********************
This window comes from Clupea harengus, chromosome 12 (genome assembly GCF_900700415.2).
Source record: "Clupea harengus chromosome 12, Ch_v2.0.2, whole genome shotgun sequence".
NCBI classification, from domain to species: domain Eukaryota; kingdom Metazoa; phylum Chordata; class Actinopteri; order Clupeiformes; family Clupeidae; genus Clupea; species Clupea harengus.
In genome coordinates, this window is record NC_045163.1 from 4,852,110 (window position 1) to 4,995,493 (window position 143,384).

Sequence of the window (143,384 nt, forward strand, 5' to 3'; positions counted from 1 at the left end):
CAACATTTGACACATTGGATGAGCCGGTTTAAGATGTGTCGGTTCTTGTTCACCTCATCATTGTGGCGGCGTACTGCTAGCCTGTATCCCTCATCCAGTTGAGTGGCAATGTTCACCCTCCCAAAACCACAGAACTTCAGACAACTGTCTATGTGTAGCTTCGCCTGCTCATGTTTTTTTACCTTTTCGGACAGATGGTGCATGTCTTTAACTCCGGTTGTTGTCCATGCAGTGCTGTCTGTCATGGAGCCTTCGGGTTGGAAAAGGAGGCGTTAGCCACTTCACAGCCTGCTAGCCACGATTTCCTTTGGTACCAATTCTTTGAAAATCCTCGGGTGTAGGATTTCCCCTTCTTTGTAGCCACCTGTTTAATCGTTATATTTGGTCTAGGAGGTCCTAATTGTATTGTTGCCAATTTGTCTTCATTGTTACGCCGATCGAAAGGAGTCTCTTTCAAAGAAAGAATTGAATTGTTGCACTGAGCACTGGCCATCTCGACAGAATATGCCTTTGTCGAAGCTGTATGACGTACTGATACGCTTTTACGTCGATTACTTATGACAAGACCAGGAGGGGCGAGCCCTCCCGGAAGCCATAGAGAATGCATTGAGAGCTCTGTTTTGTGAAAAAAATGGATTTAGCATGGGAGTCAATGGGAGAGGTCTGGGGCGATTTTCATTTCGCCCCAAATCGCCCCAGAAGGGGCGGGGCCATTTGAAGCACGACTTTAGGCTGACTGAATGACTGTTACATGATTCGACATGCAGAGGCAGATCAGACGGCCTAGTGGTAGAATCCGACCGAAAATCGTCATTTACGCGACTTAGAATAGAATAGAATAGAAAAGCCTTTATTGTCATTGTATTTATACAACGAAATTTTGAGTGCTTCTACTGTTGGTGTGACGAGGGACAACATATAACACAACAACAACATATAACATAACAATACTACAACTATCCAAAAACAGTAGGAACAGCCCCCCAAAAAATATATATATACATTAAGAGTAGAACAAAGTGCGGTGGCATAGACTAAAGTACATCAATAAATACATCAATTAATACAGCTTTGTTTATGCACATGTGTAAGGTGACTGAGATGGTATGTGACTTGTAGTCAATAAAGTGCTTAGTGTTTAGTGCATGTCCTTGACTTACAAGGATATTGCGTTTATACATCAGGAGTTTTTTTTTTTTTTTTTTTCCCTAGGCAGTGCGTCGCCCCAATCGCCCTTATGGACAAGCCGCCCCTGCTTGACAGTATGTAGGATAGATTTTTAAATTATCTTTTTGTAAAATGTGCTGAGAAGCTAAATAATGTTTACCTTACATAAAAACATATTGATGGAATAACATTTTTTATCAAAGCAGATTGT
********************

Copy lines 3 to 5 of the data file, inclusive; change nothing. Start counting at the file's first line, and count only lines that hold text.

NCBI classification, from domain to species: domain Eukaryota; kingdom Metazoa; phylum Chordata; class Actinopteri; order Clupeiformes; family Clupeidae; genus Clupea; species Clupea harengus.
In genome coordinates, this window is record NC_045163.1 from 4,852,110 (window position 1) to 4,995,493 (window position 143,384).

Sequence of the window (143,384 nt, forward strand, 5' to 3'; positions counted from 1 at the left end):